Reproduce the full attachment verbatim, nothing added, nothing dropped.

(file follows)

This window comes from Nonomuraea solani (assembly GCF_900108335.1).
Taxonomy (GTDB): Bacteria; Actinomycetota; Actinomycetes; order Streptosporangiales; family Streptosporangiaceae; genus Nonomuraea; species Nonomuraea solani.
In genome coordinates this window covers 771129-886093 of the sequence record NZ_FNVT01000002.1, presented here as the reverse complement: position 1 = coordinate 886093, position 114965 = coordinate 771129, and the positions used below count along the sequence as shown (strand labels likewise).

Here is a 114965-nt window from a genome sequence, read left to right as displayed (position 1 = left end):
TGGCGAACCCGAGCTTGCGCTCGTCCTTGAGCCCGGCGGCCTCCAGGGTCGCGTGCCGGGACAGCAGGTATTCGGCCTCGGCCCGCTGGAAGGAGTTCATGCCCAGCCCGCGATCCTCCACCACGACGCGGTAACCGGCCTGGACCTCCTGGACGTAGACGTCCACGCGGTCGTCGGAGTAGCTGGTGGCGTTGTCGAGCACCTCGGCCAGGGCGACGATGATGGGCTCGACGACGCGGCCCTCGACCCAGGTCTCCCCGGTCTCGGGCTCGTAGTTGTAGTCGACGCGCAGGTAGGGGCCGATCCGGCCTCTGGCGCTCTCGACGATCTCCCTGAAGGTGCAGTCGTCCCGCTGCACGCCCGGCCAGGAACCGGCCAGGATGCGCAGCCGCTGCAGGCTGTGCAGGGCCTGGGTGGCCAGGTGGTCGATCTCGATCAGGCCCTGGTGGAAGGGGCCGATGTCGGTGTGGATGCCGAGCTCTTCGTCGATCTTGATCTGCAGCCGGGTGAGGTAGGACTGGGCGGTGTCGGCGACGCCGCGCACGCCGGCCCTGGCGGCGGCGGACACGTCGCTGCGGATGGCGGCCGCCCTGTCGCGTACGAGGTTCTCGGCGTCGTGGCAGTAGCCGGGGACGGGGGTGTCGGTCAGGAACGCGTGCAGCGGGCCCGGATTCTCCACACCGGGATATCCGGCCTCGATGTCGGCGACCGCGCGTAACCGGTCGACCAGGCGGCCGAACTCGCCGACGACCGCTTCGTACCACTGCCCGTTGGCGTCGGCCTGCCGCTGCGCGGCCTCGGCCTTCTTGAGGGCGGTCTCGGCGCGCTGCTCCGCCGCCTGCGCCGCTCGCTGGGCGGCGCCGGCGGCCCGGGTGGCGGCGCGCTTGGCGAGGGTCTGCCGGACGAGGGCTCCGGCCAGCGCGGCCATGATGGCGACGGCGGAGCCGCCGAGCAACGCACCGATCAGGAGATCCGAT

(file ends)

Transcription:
This window comes from Nonomuraea solani (assembly GCF_900108335.1).
Taxonomy (GTDB): Bacteria; Actinomycetota; Actinomycetes; order Streptosporangiales; family Streptosporangiaceae; genus Nonomuraea; species Nonomuraea solani.
In genome coordinates this window covers 771129-886093 of the sequence record NZ_FNVT01000002.1, presented here as the reverse complement: position 1 = coordinate 886093, position 114965 = coordinate 771129, and the positions used below count along the sequence as shown (strand labels likewise).

Here is a 114965-nt window from a genome sequence, read left to right as displayed (position 1 = left end):
TGGCGAACCCGAGCTTGCGCTCGTCCTTGAGCCCGGCGGCCTCCAGGGTCGCGTGCCGGGACAGCAGGTATTCGGCCTCGGCCCGCTGGAAGGAGTTCATGCCCAGCCCGCGATCCTCCACCACGACGCGGTAACCGGCCTGGACCTCCTGGACGTAGACGTCCACGCGGTCGTCGGAGTAGCTGGTGGCGTTGTCGAGCACCTCGGCCAGGGCGACGATGATGGGCTCGACGACGCGGCCCTCGACCCAGGTCTCCCCGGTCTCGGGCTCGTAGTTGTAGTCGACGCGCAGGTAGGGGCCGATCCGGCCTCTGGCGCTCTCGACGATCTCCCTGAAGGTGCAGTCGTCCCGCTGCACGCCCGGCCAGGAACCGGCCAGGATGCGCAGCCGCTGCAGGCTGTGCAGGGCCTGGGTGGCCAGGTGGTCGATCTCGATCAGGCCCTGGTGGAAGGGGCCGATGTCGGTGTGGATGCCGAGCTCTTCGTCGATCTTGATCTGCAGCCGGGTGAGGTAGGACTGGGCGGTGTCGGCGACGCCGCGCACGCCGGCCCTGGCGGCGGCGGACACGTCGCTGCGGATGGCGGCCGCCCTGTCGCGTACGAGGTTCTCGGCGTCGTGGCAGTAGCCGGGGACGGGGGTGTCGGTCAGGAACGCGTGCAGCGGGCCCGGATTCTCCACACCGGGATATCCGGCCTCGATGTCGGCGACCGCGCGTAACCGGTCGACCAGGCGGCCGAACTCGCCGACGACCGCTTCGTACCACTGCCCGTTGGCGTCGGCCTGCCGCTGCGCGGCCTCGGCCTTCTTGAGGGCGGTCTCGGCGCGCTGCTCCGCCGCCTGCGCCGCTCGCTGGGCGGCGCCGGCGGCCCGGGTGGCGGCGCGCTTGGCGAGGGTCTGCCGGACGAGGGCTCCGGCCAGCGCGGCCATGATGGCGACGGCGGAGCCGCCGAGCAACGCACCGATCAGGAGATCCGAT